don't think it matters - it's the acid in the tomato product that is the 'active' ingredient, the 'paste' part acts to keep it moist and 'working'


Using the paste of ketchup/catsup allows it to be spread everywhere including the vertical walls without draining off.  With liquid vinegar, I'd need repeated applications of the stuff.

Best and I'm a foodie.   I know very little but the little that I know I want to know very well.

 

-T

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Best and I'm a foodie.   I know very little but the little that I know I want to know very well.

 

-T

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post #16 of 18

Most of the places I worked at that had copper cookware made their own "paste" with vinegar, salt, and enough flour to hold it together....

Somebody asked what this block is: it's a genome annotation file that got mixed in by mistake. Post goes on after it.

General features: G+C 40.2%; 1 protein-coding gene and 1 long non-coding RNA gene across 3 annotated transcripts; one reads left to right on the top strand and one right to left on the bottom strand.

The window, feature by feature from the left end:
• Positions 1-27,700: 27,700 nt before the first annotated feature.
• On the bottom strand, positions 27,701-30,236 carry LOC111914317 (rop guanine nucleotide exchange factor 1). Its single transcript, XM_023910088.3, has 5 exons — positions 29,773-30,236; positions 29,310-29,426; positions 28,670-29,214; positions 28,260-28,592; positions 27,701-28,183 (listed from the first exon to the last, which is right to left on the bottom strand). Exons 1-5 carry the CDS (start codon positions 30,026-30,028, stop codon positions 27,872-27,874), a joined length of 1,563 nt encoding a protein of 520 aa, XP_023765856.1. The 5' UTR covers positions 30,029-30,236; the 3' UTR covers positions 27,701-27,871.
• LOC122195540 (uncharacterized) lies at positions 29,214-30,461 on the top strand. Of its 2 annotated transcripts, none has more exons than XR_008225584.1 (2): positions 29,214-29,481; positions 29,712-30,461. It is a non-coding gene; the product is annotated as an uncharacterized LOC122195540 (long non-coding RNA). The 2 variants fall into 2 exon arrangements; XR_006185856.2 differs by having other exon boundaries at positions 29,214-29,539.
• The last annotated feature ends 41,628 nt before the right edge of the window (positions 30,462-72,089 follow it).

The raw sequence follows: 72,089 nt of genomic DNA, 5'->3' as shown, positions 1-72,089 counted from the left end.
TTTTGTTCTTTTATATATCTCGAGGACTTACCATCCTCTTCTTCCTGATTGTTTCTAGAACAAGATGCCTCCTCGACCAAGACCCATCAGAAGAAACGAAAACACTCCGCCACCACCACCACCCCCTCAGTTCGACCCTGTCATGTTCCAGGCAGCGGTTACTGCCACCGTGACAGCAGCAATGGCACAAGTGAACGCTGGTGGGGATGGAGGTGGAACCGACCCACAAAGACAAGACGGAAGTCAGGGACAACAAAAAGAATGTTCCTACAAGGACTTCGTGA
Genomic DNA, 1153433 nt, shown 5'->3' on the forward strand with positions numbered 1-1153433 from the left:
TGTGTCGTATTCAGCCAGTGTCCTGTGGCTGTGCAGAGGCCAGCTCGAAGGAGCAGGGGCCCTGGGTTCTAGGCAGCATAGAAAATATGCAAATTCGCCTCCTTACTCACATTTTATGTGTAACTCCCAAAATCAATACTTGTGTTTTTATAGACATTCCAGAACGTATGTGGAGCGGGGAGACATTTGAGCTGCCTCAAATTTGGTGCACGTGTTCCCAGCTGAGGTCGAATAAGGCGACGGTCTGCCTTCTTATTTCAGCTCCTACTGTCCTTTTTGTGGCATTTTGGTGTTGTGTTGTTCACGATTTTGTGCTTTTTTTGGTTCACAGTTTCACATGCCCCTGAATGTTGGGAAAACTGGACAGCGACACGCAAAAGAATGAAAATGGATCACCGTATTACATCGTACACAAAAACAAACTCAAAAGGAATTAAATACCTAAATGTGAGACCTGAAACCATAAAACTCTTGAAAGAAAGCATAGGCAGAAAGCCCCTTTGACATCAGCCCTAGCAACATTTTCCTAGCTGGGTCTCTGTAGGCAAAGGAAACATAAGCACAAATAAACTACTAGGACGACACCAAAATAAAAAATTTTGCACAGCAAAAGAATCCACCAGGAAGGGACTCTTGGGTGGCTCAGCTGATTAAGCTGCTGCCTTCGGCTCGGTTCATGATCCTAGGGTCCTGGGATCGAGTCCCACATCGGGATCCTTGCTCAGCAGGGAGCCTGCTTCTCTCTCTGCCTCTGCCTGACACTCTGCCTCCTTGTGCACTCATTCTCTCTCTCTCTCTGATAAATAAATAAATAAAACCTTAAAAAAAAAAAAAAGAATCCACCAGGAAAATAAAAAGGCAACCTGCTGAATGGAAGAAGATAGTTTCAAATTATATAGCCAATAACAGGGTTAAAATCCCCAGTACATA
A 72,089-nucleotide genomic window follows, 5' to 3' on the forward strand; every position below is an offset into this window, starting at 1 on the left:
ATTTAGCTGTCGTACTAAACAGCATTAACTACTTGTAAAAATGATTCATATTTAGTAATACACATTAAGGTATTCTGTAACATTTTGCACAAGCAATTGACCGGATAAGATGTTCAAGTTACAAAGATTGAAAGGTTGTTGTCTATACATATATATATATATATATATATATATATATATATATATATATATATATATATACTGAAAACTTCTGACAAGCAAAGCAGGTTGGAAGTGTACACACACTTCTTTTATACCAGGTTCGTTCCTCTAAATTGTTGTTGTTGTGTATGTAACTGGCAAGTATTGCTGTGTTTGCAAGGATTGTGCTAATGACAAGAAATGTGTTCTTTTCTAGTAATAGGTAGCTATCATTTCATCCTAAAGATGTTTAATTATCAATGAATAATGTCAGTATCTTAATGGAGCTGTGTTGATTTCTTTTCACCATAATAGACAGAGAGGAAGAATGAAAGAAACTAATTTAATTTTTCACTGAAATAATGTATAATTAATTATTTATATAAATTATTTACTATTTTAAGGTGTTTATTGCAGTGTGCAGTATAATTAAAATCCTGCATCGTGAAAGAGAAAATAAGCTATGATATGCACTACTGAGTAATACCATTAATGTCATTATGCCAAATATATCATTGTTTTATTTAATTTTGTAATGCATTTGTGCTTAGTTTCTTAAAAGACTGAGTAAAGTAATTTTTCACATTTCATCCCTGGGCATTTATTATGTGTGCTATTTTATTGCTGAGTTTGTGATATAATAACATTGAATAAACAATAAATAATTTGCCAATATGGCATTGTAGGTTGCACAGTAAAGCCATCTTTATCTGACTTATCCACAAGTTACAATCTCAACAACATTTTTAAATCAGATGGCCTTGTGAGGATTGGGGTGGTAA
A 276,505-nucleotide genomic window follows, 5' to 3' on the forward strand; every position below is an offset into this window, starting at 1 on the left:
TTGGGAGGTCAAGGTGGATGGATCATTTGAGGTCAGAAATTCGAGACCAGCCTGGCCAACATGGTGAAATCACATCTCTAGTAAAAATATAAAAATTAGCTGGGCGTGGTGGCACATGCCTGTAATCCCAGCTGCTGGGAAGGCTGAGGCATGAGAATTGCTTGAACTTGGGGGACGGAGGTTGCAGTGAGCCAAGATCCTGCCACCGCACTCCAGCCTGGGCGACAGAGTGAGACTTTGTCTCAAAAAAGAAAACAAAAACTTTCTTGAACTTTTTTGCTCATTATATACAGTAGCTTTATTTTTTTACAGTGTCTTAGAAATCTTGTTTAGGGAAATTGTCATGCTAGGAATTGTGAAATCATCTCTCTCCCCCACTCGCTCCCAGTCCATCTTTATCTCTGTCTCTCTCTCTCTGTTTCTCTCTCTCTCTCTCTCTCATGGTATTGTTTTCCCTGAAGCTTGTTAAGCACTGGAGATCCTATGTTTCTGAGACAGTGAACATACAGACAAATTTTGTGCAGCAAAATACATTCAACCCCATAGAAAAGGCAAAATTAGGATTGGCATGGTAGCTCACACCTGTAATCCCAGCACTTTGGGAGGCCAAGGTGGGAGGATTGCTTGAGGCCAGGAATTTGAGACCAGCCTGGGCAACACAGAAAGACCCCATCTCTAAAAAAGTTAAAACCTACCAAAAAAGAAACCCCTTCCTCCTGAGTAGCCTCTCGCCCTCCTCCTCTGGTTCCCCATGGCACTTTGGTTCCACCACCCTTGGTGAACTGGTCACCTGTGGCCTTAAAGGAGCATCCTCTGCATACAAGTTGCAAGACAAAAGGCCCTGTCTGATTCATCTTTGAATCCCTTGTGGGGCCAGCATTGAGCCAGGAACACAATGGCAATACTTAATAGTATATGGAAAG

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post #17 of 18
Thread Starter 
Quote:
Originally Posted by foodpump View Post
 

Most of the places I worked at that had copper cookware made their own "paste" with vinegar, salt, and enough flour to hold it together....


Hmmm, good comment.

Best and I'm a foodie.   I know very little but the little that I know I want to know very well.

 

-T

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Best and I'm a foodie.   I know very little but the little that I know I want to know very well.

 

-T

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post #18 of 18

I have been using Wright's Copper Cream for years with very good results.  I have both some solid copper accessories and tin-lined canister set.  I have never noticed any tiny scratches or abrasions from that product.  It's a little hard to find in my area,  so I stock up whenever I see it on the shelf.